Thursday, August 6, 2015

The Writer's Conference: What Every Writer Needs To Know

The publishing industry is a magic trick.

People like its thrill, excitement, and outcome but they don’t know how the “trick” is performed. Some assume that it just happens—the pretty lady just happens to survive being sawed in half; the wordy document on a writer’s computer just happens to turn into a bestseller. Others believe in the poofpoof, the white rabbit disappears; poof, someone has an agent and a three-book contract with HarperCollins.

I’d like to apologize now for the major spoiler.


I’ve been a part of the publishing world ever since I self-published my first book at age fifteen—three years ago. At the time, self-publishing wasn’t looked at as a credible publishing venue, which forced me to be my own advocate and publicist. I worked seven hours a day on my books—writing, editing, formatting, and marketing. It didn’t take long for me to learn that JUST HAPPENS and POOF were illusions.

Self-publishing has finally gained the positive reputation it deserves—credible, independent, time-consuming, a task for the relentless and fearless. Countless writers, authors, and professionals have told me that self-publishing is too much work for them, which doesn’t make such sense to me since working with a traditional publisher forces a writer to be dependent on someone else’s calendar and preference.

Stepping off the soapbox…

“Hard work and minimal success” should be the publishing industry’s subtitle. To breakthrough, an author has to query to the right agent, at the right time, have a book that appeals to the current trends, contract with the right publishing house, and pray that booksellers will give their work the time of day. Once a book makes it to shelves, the promotional work begins.

In other words, every aspect of the “equation” has to be flawless for a book to be successful.

Don’t feel discouraged. Although it is difficult to publish, there are ways you can boost your odds.

Last week, I was in New York City attending the Writer’s Digest Conference. My mission was to pitch my latest book to agents. I was successful! Even though it took several nights of freak-outs, a lot of praying, and hours of rehearsal, I managed to present my work to nine literary agents.

My best friend, Tessa Emily Hall (author of Purple Moon), found her publisher at a writer’s conference. Like she informed me, I want to inform you of the benefits of attending a writer’s conference.

The Strand Bookstore (New York City)
What is a writer’s conference?

A writer’s conference is an event designed to help writers develop their craft, network, and become aware of the current publishing market.

Why should I spend hundreds of dollars to attend one?

Writer’s conferences present a unique opportunity. They allow you to have face-time with professionals in the industry, learn insider secrets, and also connect with other writers.

Connections determine success! The people you know will decide how far you go.

Invest in yourself. A few hundred dollars might be your “foot in the door.”

What should I consider when choosing a conference?

Are you attending to learn more about the writing craft or to pitch?

If you want to develop your writing ability, attend a conference with a variety of writing-geared lectures and credible speakers.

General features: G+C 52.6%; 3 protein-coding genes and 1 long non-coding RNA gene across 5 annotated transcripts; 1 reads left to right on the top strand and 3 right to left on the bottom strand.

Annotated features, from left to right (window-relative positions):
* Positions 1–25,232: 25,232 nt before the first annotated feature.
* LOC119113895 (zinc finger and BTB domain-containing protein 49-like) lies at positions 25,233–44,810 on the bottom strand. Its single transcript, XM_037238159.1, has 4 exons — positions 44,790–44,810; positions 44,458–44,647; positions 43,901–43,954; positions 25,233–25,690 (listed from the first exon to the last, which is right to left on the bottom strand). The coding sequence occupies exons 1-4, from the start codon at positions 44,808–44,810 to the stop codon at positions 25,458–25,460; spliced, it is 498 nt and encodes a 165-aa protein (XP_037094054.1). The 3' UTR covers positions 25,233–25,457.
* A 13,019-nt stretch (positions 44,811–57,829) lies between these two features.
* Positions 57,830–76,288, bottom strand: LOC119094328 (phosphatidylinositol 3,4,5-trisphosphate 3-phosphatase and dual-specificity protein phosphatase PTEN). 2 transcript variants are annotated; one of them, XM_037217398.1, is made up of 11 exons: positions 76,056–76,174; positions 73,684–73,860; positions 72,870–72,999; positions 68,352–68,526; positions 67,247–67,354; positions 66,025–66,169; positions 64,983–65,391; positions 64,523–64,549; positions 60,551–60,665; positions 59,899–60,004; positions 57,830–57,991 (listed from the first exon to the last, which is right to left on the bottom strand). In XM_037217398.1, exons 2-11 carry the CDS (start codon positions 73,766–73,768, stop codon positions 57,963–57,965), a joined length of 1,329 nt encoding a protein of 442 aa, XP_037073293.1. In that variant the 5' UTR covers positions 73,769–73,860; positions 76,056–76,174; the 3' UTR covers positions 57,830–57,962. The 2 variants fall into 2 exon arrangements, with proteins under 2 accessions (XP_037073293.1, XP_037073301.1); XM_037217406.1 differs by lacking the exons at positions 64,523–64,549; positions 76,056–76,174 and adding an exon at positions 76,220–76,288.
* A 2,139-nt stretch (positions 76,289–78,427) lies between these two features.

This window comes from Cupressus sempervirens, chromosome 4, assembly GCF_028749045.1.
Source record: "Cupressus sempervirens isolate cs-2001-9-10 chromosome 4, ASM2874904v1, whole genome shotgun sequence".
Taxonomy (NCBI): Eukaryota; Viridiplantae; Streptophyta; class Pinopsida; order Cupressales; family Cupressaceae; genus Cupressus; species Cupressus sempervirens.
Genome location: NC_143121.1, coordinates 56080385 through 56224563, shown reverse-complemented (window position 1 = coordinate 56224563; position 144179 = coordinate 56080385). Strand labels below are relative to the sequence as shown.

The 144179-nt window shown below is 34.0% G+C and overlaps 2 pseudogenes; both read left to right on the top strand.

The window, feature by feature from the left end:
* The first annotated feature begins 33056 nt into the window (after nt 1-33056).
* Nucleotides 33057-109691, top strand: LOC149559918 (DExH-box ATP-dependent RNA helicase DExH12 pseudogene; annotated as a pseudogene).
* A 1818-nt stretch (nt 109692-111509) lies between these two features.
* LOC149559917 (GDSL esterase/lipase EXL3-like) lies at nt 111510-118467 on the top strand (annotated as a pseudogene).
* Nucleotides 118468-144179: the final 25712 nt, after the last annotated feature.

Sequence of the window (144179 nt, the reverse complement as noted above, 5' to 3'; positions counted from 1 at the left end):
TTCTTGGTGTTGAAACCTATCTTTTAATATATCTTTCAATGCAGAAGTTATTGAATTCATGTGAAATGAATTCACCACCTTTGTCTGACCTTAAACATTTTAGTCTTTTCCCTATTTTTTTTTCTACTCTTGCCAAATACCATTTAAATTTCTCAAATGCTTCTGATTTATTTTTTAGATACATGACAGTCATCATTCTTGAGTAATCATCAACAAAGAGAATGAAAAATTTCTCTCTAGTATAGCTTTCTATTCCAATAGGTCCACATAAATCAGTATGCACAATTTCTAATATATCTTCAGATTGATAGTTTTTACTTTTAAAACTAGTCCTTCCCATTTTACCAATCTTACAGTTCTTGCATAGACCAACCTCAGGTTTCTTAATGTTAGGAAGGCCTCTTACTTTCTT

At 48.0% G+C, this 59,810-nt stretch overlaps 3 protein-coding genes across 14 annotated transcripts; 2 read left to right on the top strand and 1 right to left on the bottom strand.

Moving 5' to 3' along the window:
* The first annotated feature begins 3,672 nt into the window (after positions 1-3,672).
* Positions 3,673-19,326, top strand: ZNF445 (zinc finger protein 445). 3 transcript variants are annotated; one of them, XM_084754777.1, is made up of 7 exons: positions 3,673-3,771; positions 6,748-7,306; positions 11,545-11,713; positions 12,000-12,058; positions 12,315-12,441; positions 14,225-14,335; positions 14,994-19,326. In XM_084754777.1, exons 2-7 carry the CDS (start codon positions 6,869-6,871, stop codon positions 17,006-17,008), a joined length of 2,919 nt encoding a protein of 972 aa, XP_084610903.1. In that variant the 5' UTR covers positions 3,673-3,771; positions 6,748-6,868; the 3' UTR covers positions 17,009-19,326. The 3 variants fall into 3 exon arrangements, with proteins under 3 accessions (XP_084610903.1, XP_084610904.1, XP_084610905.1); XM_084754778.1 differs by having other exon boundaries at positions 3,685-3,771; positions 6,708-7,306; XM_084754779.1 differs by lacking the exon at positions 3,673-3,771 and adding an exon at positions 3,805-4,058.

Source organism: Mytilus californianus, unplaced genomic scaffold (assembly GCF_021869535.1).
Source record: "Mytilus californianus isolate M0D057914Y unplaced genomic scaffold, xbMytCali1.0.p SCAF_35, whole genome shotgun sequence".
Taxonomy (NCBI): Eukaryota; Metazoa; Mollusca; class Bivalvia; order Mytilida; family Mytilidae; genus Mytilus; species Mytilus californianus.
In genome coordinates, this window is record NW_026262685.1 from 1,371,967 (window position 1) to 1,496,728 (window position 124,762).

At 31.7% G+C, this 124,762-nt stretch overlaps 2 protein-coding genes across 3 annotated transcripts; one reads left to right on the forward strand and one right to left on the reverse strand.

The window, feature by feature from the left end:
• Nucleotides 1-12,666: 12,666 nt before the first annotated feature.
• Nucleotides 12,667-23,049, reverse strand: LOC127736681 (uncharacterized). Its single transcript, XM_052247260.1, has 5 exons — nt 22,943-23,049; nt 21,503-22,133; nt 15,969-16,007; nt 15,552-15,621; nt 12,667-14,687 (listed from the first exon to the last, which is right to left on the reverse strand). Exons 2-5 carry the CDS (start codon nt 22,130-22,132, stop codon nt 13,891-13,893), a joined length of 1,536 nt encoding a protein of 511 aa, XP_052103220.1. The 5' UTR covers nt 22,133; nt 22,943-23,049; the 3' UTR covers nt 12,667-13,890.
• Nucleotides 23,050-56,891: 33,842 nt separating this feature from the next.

If you’re in the market for an agent, choose a conference with a good number of visiting agents who represent your genre.

How can I prepare for the pitch?

Finish your book. Don’t pitch unless your work is ready to be sold.

Prepare and practice your pitch. Do this well in advance. You need time to write, practice, revise, and revise again. I changed my pitch ten times before the conference and rewrote it two hours before my pitch session. Be ready for last-minute changes.

Research. Make a list of the agents who represent your genre. Know what they’re seeking. Also, be aware of current book trends and know how your book might fit into the tough marketplace.

Below are some tips to help you craft an effective query letter. I’ll post a pitch tutorial vlog next week that will include pitch etiquette, proper format, etcetera.

The Dreaded Query Letter…. (Visit for more tips)

A query letter is a business letter meant to demonstrate your competence and entice agents to read your pages. Remember, formulating a query isn’t a creative writing assignment. You don’t have to showcase your writing abilities. Queries are supposed to be straightforward.

To an agent, your book is a product, not a piece of art.

There are two questions you must answer when writing your query.

1.      Who is your main character?

2.      What does s/he want?

How to convey what the book is about:

1.      The main character must decide whether to________

If s/he decides to do (this), the consequences s/he faces are________

The book’s stakes are of dire importance! I cannot stress this enough. If an agent reads your query and does not believe your main character has anything to lose, s/he will not ask for pages.


A query letter should include:

-        Word count

-        Title

-        Any publishing credits you have


Instant rejection phrases include:

“Fiction novel…”   DUH!

“Sure bestseller.”


“Film potential.”

“Dear agent.” – “Dear Sir or Madam.”



Proper query format….

Subject: Query – Title by Author

Dear (Name of Agent),

If you met them at a conference, tell them.

First: Answer the question “what is this book about?” Have a line break every three lines.

Second: Your writing credits and bio.

Third: Genre/ Word-count/ Title

Closing: Thanks for your time and consideration.

Your name
Physical address

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